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Viruses. 2012 May;4(5):708-24. doi: 10.3390/v4050708. Epub 2012 Apr 27.

Pharmacological inhibition of feline immunodeficiency virus (FIV).

Author information

1
Department of Pathobiology, University of Guelph, Guelph, Ontario N1G 2W1, Canada. hmohamma@uoguelph.ca

Abstract

Feline immunodeficiency virus (FIV) is a member of the retroviridae family of viruses and causes an acquired immunodeficiency syndrome (AIDS) in domestic and non-domestic cats worldwide. Genome organization of FIV and clinical characteristics of the disease caused by the virus are similar to those of human immunodeficiency virus (HIV). Both viruses infect T lymphocytes, monocytes and macrophages, and their replication cycle in infected cells is analogous. Due to marked similarity in genomic organization, virus structure, virus replication and disease pathogenesis of FIV and HIV, infection of cats with FIV is a useful tool to study and develop novel drugs and vaccines for HIV. Anti-retroviral drugs studied extensively in HIV infection have targeted different steps of the virus replication cycle: (1) inhibition of virus entry into susceptible cells at the level of attachment to host cell surface receptors and co-receptors; (2) inhibition of fusion of the virus membrane with the cell membrane; (3) blockade of reverse transcription of viral genomic RNA; (4) interruption of nuclear translocation and viral DNA integration into host genomes; (5) prevention of viral transcript processing and nuclear export; and (6) inhibition of virion assembly and maturation. Despite much success of anti-retroviral therapy slowing disease progression in people, similar therapy has not been thoroughly investigated in cats. In this article we review current pharmacological approaches and novel targets for anti-lentiviral therapy, and critically assess potentially suitable applications against FIV infection in cats.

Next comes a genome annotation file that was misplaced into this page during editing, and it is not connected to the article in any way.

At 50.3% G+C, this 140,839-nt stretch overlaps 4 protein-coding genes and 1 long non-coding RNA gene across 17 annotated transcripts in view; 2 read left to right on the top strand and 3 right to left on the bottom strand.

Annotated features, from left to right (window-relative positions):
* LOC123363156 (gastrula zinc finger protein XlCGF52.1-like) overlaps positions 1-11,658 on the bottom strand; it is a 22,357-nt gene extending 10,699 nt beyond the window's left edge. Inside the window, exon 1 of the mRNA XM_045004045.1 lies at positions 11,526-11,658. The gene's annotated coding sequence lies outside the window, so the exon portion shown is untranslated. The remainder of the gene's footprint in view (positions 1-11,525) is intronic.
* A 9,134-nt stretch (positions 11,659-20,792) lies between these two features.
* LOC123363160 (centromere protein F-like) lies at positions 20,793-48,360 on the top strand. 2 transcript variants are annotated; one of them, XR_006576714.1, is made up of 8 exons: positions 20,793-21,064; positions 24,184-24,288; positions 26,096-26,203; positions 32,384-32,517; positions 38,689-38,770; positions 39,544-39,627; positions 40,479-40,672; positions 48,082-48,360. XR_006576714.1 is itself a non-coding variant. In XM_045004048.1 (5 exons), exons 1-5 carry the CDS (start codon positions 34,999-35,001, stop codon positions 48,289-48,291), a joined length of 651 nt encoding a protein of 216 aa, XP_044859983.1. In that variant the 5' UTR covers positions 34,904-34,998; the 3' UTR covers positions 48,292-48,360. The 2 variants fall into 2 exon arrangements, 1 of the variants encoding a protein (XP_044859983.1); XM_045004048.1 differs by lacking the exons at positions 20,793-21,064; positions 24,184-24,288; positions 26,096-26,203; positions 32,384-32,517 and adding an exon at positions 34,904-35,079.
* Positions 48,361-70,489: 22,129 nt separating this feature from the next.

KEYWORDS:

HIV; antiretroviral therapy; feline immunodeficiency virus

PMID:
22754645
PMCID:
PMC3386625
DOI:
10.3390/v4050708
[Indexed for MEDLINE]
Free PMC Article

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